By Martien Lubberink*
“Ten percent? … well, we tried.” Rory answered dryly on the phone. A moment of silence followed. We both got it: a 10% Common Equity Tier 1 (CET1) capital ratio requirement was a stretch for the largest UK banks.
It was the answer of my Bank of England counterpart who specialised in bank capital when I asked him to reveal the Bank’s position on their targeted CET1 ratio requirement for systemically important banks. That was 2011. Still, a 10% CET1 ratio is an important bright line for bankers, investors, and policy makers.
Fast forward to 7 March 2017 and Grant Spencer delivers a speech that announces the RBNZ’s review of capital requirements. Grant’s speech raises the expectations of the quantity and quality of New Zealand bank capital.
The Reserve Bank’s capital review is aptly timed. Currently, Europe and the US seem to suffer from bank-capital fatigue. The Trump administration will be doing a big number on Dodd-Frank (the US bank capital rules). European regulators continue to push back on the completion of post-crisis bank rules, in particular if they lead to higher bank capital requirements.
Bank capital fatigue may spread like a virus – it is therefore good to see the Reserve Bank revisiting bank capital rules, … now, not later.
Reading between the lines
Grant’s speech offers a panorama of options. All of them are focused on simplifying and improving the main elements of regulatory bank capital ratios: the definition of capital, the measure of risk, and the minimum ratio requirement. Specific information will follow later this year: a high-level issues paper in April, more detailed consultation papers later.
Reading between the lines, the review is probably more about lining up New Zealand banks with the rest of the world than about a simplification and tweaking the rules for the New Zealand context. The current RBNZ bank capital regulation is already relatively straightforward compared to Basel III and regional implementations thereof. See for yourself and compare the RBNZ banking handbooks to the 440 densely printed pages of Europe’s CRD/CRR and a whopping 849 pages of Dodd Frank. The Reserve Bank may want to squeeze more simplicity juice out of the regulatory lemon, but there wasn’t that much juice to start with.
The Reserve Bank will also examine CoCo’s, or capital securities that are eligible for inclusion in Additional Tier 1, or AT1. One could ask if such an examination is worthwhile. The graph below shows the contribution of Additional Tier 1 to bank capital: the orange line at the bottom. Most of the loss absorbing capacity of banks is delivered by common equity. Given that banks have a persistent drive to issue Additional Tier 1 capital instruments, the Reserve Bank may have to choose its battles wisely.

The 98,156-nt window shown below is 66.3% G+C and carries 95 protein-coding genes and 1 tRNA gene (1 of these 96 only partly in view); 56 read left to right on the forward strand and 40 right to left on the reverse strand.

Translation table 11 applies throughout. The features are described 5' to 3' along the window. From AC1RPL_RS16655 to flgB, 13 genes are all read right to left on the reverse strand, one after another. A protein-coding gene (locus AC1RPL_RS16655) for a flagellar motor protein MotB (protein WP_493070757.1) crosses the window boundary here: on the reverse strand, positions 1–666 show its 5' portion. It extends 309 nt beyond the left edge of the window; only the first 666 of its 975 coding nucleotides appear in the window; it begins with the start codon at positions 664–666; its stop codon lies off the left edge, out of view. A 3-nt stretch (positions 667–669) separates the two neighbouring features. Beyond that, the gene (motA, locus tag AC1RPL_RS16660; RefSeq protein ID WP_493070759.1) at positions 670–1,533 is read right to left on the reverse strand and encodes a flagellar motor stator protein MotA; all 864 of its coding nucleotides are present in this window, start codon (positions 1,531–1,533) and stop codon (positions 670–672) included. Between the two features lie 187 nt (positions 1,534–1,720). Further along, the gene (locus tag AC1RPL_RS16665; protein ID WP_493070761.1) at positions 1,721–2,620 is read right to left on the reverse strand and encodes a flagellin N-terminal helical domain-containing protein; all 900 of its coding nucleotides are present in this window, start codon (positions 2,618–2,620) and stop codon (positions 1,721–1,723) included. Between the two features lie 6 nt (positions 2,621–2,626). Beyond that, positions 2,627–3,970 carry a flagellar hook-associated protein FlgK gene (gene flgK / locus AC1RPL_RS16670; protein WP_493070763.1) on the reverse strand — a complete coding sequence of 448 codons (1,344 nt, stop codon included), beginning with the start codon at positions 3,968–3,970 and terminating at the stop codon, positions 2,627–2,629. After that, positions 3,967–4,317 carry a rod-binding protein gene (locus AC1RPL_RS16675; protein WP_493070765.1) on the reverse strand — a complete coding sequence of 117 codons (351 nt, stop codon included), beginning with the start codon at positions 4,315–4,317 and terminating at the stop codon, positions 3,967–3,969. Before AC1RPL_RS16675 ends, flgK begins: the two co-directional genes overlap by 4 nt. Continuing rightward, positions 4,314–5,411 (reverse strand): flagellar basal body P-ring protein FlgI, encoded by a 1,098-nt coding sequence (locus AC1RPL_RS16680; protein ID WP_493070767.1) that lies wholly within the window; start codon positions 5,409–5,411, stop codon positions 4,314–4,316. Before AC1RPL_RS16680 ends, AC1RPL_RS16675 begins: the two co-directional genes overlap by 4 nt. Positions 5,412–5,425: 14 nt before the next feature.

Some catching up to do
I expect the Reserve Bank to target the quantity of capital. Primarily via the capital requirements and the denominator of the CET1 ratio, i.e. the risk weighted exposures. A focus on the quantity of capital makes sense, because New Zealand banks now run the risk of getting behind their international peers. By offering a friendly view on NZ bank capital, Grant Spencer probably did not want to rock the boat: “our banks are “in the pack” in terms of capital ratios relative to international peers.” They “may effectively be around the median of international comparators.”
The reality, however, is less sanguine. Compared to banks across the Tasman, ours are not “unquestionably strong” if that means reporting capital ratios that are in the top-quartile.
Moreover, Grant’s speech compares our banks’ CET1 ratios to those of the large international banks that participate in Basel III monitoring rounds using fully phased-in ratios. Where Basel III Group 1 banks report a median CET ratio of 12.1% on a fully-phased in basis, our banks report a 10.5% ratio. There is an apparent gap of 1.6%, but this gap disappears when one augments the New Zealand ratios by 200 basis points to make them internationally comparable.
This comparison is problematic because large international banks are less well capitalised - and fully phased-in ratios are lower than current ratios.
An alternative approach would be to adjust for size and then compare CET1 ratios among banks with similar amounts of capital. Using data from the European Banking Authority stress test of 2016, I selected EU banks with Tier 1 capital between NZ$1,000m and NZ$11,650m to reflect the range of Tier 1 values of Kiwibank and ANZ respectively. My examination shows that similar-sized European banks sport a 15% CET1 ratio, which is 4.5% higher than our largest five banks report. Even deducting 200 basis points from European CET1 ratios - to make a fair international comparison - shows that our banks are getting behind. So yes, I think our banks have some catching up to do.
In addition, I would like to see a future Financial Stability Report that shows that our largest banks’ CET1 ratios comfortably dwell above 10%, instead of the usual reference to 4.5% as the minimum CET1 capital requirement. Pushing expectations to the bright line of 10% is well worth a try.
Note:  This is how the Basel Committee selects banks for Group 1 and Group 2 in their monitoring exercise, Group 1 banks are those that have Tier 1 capital of more than €3 billion and are internationally active, all other banks are Group 2.
*Dr Martien Lubberink is an Associate Professor in the School of Accounting and Commercial Law at Victoria University. He has worked the the central bank of the Netherlands where he contributed to the development of new regulatory capital standards and regulatory capital disclosure standards for banks worldwide and for banks in Europe (Basel III and CRD IV respectively).